More recent, the premier sent out a second householder in which he made a number of claims that turned out to be simply untrue. He made a number of claims about how Bill C-28 would fix the problem and that it justified his decision to abandon the fight for the Atlantic accord. The benefits that were promised are not delivered in Bill C-28. As far as he is concerned, he is off the hook. Many of the claims he has made in that document are simply not accurate. They are not substantiated.

What does the member for Cumberland—Colchester—Musquodoboit Valley make of the premier's betrayal of his own commitment to fight to ensure the full reinstatement of the Atlantic accord?

What does he make of the Liberals from Atlantic Canada, who are cozying up to him when it comes to the full vote on Bill C-28, and then he is completely abandoned, thrown overboard, by every other member of that party with no intentions of supporting Bill C-28 changes, which would reinstate the Atlantic accord?

Budget and Economic Statement Implementation Act, 2007
Government Orders

7:30 p.m.

Conservative

The Acting Speaker Royal Galipeau

I remind the hon. member for Halifax that some people probably do not measure time, but I do. The comment came to me that we were under resuming debate and not under questions and comments.

If the hon. member for Cumberland—Colchester—Musquodoboit Valley takes as much time to respond, he will have burned the whole clock.

Budget and Economic Statement Implementation Act, 2007
Government Orders

7:30 p.m.

Independent

Bill Casey Cumberland—Colchester—Musquodoboit Valley, NS

I would not burn the clock, Mr. Speaker, but I will answer the second question first about the Liberals cozying up to me. My caucus is not that big and I welcome the company.

As far as the Premier of Nova Scotia goes, I tripped on his presentation. The Premier of Nova Scotia came to the Senate and made a presentation. I read it the other day. He was told, in all fairness, by the Minister of Finance of the Government of Canada that “not one comma of the accord has been changed, and that it remains in its original, pristine form”.

I contend, the Atlantic Provinces Economic Council contends and all Nova Scotians contend that this line is not right. I contend that the premier of the province was misled, the same way I was. I recognize those words “not a comma changed”. I was told exactly the same thing.

In all fairness to the Premier of Nova Scotia, he was given wrong information in the beginning, but in the end he did call on Nova Scotians to sign a petition to demand the Government of Canada honour all its agreements.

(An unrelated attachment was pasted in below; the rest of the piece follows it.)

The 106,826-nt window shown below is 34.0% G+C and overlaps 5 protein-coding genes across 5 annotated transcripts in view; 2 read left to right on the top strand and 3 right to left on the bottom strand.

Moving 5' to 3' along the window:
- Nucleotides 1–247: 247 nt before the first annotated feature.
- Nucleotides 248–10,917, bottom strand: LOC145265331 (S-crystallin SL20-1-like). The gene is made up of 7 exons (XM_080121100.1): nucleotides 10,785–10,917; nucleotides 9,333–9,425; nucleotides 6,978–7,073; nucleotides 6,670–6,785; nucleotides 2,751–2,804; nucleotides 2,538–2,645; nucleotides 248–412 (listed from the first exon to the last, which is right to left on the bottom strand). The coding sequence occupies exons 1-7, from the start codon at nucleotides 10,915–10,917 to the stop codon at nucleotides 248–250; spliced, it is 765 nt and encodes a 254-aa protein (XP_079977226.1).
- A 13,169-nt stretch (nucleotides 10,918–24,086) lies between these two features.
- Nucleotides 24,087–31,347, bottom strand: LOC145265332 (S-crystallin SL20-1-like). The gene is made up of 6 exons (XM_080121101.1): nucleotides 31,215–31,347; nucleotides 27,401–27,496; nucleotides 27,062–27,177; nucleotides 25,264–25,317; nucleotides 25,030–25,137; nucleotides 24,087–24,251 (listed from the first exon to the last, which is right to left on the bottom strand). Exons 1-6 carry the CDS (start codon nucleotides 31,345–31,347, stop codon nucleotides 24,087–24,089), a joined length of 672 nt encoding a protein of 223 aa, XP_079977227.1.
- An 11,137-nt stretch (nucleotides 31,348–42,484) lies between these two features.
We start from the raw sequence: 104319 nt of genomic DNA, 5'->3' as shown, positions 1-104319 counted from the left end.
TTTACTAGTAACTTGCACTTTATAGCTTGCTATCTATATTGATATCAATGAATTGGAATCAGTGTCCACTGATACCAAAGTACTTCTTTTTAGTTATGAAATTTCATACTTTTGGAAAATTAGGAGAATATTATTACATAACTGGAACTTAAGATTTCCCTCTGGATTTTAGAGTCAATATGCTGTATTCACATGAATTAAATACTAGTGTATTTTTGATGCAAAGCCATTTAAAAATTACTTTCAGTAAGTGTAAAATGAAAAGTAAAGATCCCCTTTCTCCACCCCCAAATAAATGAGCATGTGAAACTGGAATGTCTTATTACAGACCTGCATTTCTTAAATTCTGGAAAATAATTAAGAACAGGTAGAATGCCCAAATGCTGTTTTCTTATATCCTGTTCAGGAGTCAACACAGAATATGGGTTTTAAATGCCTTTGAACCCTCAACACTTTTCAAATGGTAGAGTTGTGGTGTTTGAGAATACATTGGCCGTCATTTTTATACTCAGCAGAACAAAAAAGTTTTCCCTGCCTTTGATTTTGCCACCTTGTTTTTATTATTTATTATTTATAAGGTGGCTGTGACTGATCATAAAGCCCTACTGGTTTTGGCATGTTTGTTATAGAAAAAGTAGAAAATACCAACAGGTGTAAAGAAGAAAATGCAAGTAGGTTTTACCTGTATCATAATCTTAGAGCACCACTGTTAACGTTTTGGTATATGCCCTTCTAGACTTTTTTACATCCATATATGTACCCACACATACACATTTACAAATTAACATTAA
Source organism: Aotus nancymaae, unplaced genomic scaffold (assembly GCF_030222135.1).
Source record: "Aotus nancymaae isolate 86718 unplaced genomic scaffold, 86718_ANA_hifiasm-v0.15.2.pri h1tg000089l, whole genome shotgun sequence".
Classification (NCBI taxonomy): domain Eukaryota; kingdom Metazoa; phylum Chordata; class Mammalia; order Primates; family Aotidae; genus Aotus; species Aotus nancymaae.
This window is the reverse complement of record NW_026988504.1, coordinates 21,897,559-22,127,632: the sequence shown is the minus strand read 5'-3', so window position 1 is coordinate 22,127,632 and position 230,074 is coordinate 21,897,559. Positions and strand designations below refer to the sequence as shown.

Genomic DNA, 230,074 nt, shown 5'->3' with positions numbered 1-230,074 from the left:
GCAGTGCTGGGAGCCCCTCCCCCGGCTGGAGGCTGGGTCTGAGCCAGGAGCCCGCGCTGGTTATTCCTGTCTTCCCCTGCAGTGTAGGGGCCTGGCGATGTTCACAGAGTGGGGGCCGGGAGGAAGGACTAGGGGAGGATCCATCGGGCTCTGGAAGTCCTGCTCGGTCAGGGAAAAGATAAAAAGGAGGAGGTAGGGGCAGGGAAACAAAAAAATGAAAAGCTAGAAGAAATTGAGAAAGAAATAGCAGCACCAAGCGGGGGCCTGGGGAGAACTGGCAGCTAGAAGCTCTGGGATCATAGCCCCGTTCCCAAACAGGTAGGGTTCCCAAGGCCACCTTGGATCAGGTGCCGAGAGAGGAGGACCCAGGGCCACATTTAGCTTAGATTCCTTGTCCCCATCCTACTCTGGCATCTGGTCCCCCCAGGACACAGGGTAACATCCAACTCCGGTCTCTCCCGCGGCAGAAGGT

Budget and Economic Statement Implementation Act, 2007
Government Orders

7:30 p.m.

Liberal

Michael Savage Dartmouth—Cole Harbour, NS

Mr. Speaker, as I have done before, I want to commend my colleague. We had the spectacle in the spring of the Minister of National Defence and Minister of the Atlantic Canada Opportunities Agency, the regional minister for Nova Scotia, saying in the House in answer to a question from the member for West Nova, that no member of the government would be kicked out of caucus for voting his or her principles. That was before he realized one person over there had principles and he backtracked on that pretty quickly. That spectacle is known to Nova Scotian.

I want to ask my colleague from Cumberland—Colchester—Musquodoboit Valley a simple question. The accord can be complex. Equalization is not easy to understand. It is my sense that Nova Scotians understood what the Atlantic accord stood for and they know it has been broken.

Is it the belief of my colleague and friend that the people of Nova Scotia actually understand the Atlantic accord and know what they have lost?

Budget and Economic Statement Implementation Act, 2007
Government Orders

7:30 p.m.

Independent

Bill Casey Cumberland—Colchester—Musquodoboit Valley, NS

Mr. Speaker, the first part of question was about the Minister of National Defence and Minister of the Atlantic Canada Opportunities Agency. I did not know he had said that until minutes before my vote, but it did not affect my vote.

As far as the people of Nova Scotia go, I believe all Nova Scotians know something went wrong. They do not necessarily understand the accords because they can be complicated. There are several accords, several accord agreements, several equalization formulas, but they know the Government of Canada broke the contract.

The contract is only two pages long, with nine paragraphs. It is very simple. The government decided, for whatever, reason to not honour it. It is still there. It is still an obligation of the Government of Canada. Even today, it chooses not to honour the accord.